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Henry Ayers: The Man Who Became a Rock

Henry Ayers: The Man Who Became a Rock
Jason Shute

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'The most wonderful natural feature I have ever seen.' With these words the explorer William Gosse expressed the awe he and many others have felt at the natural phenomenon of Uluru. The first white person to reach the central Australian monolith, he gave it the name 'Ayers Rock'. But who was Henry Ayers, the man whose name is forever associated with Australia's most recognisable natural icon? And why should he still be remembered today? Although the rock now carries its ancient indigenous name, Uluru, the name of Ayers is still linked with the the Rock's 'discovery' in 1873. Indeed, 'Ayers Rock' is one of the most famous natural wonders on earth and, despite its remote location, attracts over 400,000 visitors each year. This book, the first biography of Henry Ayers, focuses attention on the complex character behind the name and examines all aspects of his life - from his humble origins in the naval city of Portsmouth in southern England, his migration to Australia and his career as a miner, businessman and eventually as Premier of South Australia - a post to which he was elected seven times.

It provides a fascinating insight into Australian history through the life of a man who was consistently in the upper echelons of influence and authority in colonial society and whose legacy lives through his association with the most famous and recognisable natural feature of his adopted country.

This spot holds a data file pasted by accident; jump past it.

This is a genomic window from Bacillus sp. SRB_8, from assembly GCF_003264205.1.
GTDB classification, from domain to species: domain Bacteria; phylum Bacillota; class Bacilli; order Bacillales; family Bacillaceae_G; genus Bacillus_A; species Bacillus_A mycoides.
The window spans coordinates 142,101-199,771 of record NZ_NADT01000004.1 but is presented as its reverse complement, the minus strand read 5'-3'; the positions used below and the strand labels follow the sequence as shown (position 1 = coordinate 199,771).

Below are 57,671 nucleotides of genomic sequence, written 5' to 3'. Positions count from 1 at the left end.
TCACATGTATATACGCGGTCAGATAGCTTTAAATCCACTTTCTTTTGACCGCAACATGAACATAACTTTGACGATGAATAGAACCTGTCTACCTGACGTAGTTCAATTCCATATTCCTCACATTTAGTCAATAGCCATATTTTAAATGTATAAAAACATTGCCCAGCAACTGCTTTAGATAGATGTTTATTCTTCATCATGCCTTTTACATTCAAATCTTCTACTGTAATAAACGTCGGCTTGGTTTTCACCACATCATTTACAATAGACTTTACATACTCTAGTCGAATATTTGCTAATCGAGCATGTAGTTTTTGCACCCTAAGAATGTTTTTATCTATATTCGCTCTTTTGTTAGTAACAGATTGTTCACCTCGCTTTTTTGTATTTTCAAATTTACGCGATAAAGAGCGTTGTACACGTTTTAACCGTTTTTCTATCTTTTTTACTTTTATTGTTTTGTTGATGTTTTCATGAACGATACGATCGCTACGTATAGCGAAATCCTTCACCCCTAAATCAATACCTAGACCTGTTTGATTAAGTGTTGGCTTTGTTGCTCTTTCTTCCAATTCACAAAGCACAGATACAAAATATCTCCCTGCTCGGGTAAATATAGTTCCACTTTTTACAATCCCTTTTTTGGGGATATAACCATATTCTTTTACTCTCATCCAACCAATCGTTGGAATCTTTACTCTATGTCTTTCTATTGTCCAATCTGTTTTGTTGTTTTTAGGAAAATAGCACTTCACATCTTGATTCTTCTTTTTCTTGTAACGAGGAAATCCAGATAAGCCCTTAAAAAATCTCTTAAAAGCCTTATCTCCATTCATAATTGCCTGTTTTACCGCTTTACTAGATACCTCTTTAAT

Table of Contents

Introduction '…in search of a place to ascend…'
1. New life for old
2. The Secretary
3. Friends when and where you need them
4. The Year of Evolutions - taking hold of the reins
5. All that glisters
6. A cuckoo in the nest?
7. '… into Parliament he shall go!'
8. Two arrivals and – sadly – two departures
9. 'Betsey' no longer as free with her favours
10. The cuckoo exercises his wings
11. Keeping the political train on the rails – figuratively and literally
12. The first Royal Visit
13. Anticlimax, black-edged borders, then excitement renewed
14. A change is as good as a rest?
15. Meanwhile, back in the colony
16. Telegraphs, Honours, and the hard slog of government once more
17. Accolade from the Red Centre: The Rock
18. Career and reputation in tatters?
19. A lonely apotheosis – raw young emigrant become Grand Old Man
20. Sunset, twilight and the dark
Appendix I. £/s/d, comparative values, Imperial measure, etc.
Appendix II. Outline of the Westminster system
Appendix III. The ultimate fate of the SAMA

Author Info

Jason Shute is an acknowledged expert on immigrant communities in South Australia and on Henry Ayers. He is a graduate of London's Royal College of Music, where he won a number of prizes and carried out further studies in opera. He has lived with his family in South Australia for nearly two decades where he continues to work as a composer and conductor.


This biography breathes wonderful new life into a forgotten giant of colonial South Australia, Sir Henry Ayers: mining tycoon, leading politician, women’s rights and education reformer, coloniser of the Northern Territory, and godfather of the overland telegraph which first tethered Australian cable communications to the wider world.
– Carl Bridge, Head of the Menzies Centre for Australian Studies, King’s College London

Bibliographic Info

Imprint: I.B.Tauris
Publisher: I.B.Tauris & Co. Ltd.

ISBN: 9781848855632
Publication Date: 30 Nov 2010
Number of Pages: 288
Height: 234
Width: 156
Illustrations: 16 bw integrated illustrations

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